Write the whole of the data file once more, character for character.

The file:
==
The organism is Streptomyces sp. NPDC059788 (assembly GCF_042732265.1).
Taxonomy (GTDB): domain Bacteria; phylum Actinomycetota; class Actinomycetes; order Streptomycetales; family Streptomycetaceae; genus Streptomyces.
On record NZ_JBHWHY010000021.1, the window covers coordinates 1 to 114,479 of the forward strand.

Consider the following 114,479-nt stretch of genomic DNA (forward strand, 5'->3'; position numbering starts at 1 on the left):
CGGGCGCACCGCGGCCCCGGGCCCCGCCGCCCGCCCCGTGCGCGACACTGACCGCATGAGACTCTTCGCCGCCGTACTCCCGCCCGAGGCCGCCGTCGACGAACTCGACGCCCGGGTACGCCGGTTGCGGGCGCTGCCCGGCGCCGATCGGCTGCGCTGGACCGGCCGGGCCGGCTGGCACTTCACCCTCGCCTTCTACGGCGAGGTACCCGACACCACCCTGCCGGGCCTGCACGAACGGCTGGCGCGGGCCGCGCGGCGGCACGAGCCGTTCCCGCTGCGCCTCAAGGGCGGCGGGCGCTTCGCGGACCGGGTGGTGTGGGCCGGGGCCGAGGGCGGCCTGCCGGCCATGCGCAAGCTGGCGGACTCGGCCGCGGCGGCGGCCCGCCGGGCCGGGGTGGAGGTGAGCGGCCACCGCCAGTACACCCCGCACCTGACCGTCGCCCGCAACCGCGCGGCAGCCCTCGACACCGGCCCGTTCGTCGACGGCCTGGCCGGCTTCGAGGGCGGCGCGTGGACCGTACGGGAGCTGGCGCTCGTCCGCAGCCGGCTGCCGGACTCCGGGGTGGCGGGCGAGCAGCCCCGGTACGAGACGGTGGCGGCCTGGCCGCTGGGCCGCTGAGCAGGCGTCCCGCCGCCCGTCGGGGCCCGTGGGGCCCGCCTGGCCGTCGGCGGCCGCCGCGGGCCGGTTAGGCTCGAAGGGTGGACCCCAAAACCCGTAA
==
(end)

The organism is Streptomyces sp. NPDC059788 (assembly GCF_042732265.1).
Taxonomy (GTDB): domain Bacteria; phylum Actinomycetota; class Actinomycetes; order Streptomycetales; family Streptomycetaceae; genus Streptomyces.
On record NZ_JBHWHY010000021.1, the window covers coordinates 1 to 114,479 of the forward strand.

Consider the following 114,479-nt stretch of genomic DNA (forward strand, 5'->3'; position numbering starts at 1 on the left):
CGGGCGCACCGCGGCCCCGGGCCCCGCCGCCCGCCCCGTGCGCGACACTGACCGCATGAGACTCTTCGCCGCCGTACTCCCGCCCGAGGCCGCCGTCGACGAACTCGACGCCCGGGTACGCCGGTTGCGGGCGCTGCCCGGCGCCGATCGGCTGCGCTGGACCGGCCGGGCCGGCTGGCACTTCACCCTCGCCTTCTACGGCGAGGTACCCGACACCACCCTGCCGGGCCTGCACGAACGGCTGGCGCGGGCCGCGCGGCGGCACGAGCCGTTCCCGCTGCGCCTCAAGGGCGGCGGGCGCTTCGCGGACCGGGTGGTGTGGGCCGGGGCCGAGGGCGGCCTGCCGGCCATGCGCAAGCTGGCGGACTCGGCCGCGGCGGCGGCCCGCCGGGCCGGGGTGGAGGTGAGCGGCCACCGCCAGTACACCCCGCACCTGACCGTCGCCCGCAACCGCGCGGCAGCCCTCGACACCGGCCCGTTCGTCGACGGCCTGGCCGGCTTCGAGGGCGGCGCGTGGACCGTACGGGAGCTGGCGCTCGTCCGCAGCCGGCTGCCGGACTCCGGGGTGGCGGGCGAGCAGCCCCGGTACGAGACGGTGGCGGCCTGGCCGCTGGGCCGCTGAGCAGGCGTCCCGCCGCCCGTCGGGGCCCGTGGGGCCCGCCTGGCCGTCGGCGGCCGCCGCGGGCCGGTTAGGCTCGAAGGGTGGACCCCAAAACCCGTAA